OSLO, Norway - (AP) - A Norwegian gunman disguised as a policeofficer beckoned his victims closer before shooting them one byone, claiming at least 84 lives, in a horrific killing spree on anidyllic island teeming with youths that has left this peacefulNordic nation in mourning.
The island tragedy Friday unfolded hours after a massiveexplosion ripped through a high-rise building housing the primeminister's office, killing seven people in a scene some likened tothe aftermath of 9/11.
The toll in both attacks reached 91 Saturday, and police saidthat could still rise as they search the waters around the islandfor more bodies. Acting Police Chief Roger Andresen said he did nothow many people were still missing.
The same suspect - a blonde-blue eyed Norwegian with reportedChristian fundamentalist, anti-Muslim views - is suspected in bothattacks. He has been preliminarily charged with acts of terrorism.
On the island of Utoya, panicked teens attending a Labour Partyyouth wing summer camp plunged into the water or played dead toavoid the assailant in the assault that may have lasted 30 minutesbefore a SWAT team arrived, police said.
Prime Minister Jens Stoltenberg said the twin attacks madeFriday peacetime Norway's deadliest day.
"This is beyond comprehension. It's a nightmare. It's anightmare for those who have been killed, for their mothers andfathers, family and friends," Stoltenberg told reporters Saturday.He said he would meet victims later in the day on Utoya.,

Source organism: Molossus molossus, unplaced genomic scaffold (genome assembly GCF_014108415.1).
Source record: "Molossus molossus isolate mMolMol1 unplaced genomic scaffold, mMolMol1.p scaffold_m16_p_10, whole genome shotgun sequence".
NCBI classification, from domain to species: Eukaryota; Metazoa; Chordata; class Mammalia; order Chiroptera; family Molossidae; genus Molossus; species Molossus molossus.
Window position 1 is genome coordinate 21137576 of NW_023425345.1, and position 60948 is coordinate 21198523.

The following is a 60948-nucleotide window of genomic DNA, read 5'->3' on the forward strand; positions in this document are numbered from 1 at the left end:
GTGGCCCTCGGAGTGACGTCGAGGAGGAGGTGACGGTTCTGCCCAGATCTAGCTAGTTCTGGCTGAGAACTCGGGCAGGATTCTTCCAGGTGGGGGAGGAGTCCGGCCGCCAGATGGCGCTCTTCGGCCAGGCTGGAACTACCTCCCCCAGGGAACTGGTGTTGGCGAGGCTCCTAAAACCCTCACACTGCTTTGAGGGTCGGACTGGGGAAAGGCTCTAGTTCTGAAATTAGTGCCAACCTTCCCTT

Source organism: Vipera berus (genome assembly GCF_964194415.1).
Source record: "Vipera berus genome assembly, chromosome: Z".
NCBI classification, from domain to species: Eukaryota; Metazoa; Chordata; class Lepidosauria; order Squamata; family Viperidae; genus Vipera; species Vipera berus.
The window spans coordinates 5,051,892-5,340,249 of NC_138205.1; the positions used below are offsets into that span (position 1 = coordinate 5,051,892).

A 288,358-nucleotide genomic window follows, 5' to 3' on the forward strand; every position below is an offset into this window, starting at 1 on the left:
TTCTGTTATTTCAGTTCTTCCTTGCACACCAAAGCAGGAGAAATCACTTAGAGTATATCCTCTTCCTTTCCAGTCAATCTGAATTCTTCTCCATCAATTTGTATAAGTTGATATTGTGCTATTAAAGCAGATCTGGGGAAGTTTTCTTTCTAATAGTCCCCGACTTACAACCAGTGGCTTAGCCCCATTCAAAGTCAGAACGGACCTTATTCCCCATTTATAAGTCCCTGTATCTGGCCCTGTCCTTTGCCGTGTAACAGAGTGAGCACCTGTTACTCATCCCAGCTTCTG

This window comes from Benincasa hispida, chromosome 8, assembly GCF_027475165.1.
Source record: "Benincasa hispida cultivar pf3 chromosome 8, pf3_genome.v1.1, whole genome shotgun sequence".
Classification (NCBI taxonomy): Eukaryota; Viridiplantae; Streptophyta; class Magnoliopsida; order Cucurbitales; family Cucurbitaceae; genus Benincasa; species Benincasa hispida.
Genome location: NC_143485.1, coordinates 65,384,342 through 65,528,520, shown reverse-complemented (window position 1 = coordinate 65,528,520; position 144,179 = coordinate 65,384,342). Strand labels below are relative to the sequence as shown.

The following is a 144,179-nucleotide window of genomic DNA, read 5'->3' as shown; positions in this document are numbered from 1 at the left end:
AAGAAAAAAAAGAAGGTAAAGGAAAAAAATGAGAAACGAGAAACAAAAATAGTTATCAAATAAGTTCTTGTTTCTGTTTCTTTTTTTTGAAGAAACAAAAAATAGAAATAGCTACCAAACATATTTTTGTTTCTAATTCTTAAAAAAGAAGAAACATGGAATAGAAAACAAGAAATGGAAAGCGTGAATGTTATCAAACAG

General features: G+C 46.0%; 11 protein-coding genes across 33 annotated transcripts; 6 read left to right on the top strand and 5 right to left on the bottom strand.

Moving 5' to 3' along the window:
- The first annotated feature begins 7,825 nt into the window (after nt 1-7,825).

The carnage began Friday afternoon in Oslo, when a bomb rockedthe heart of Norway. About two hours later, the shootings began ata retreat for ruling Labour Party's youth-wing, according to apolice official. The gunman used both automatic weapons andhandguns, he said. It was not clear Saturday whether experts hadsucceeded in disarming a bomb that the official said had been leftunexploded.
The blast in Oslo, Norway's capital and the city where the NobelPeace Prize is awarded, left a square covered in twisted metal,shattered glass and documents expelled from surrounding buildings.
The dust-clogged scene after the blast reminded one visitor fromNew York of Sept. 11. People were "just covered in rubble,"walking through "a fog of debris," said Ian Dutton, who was in anearby hotel.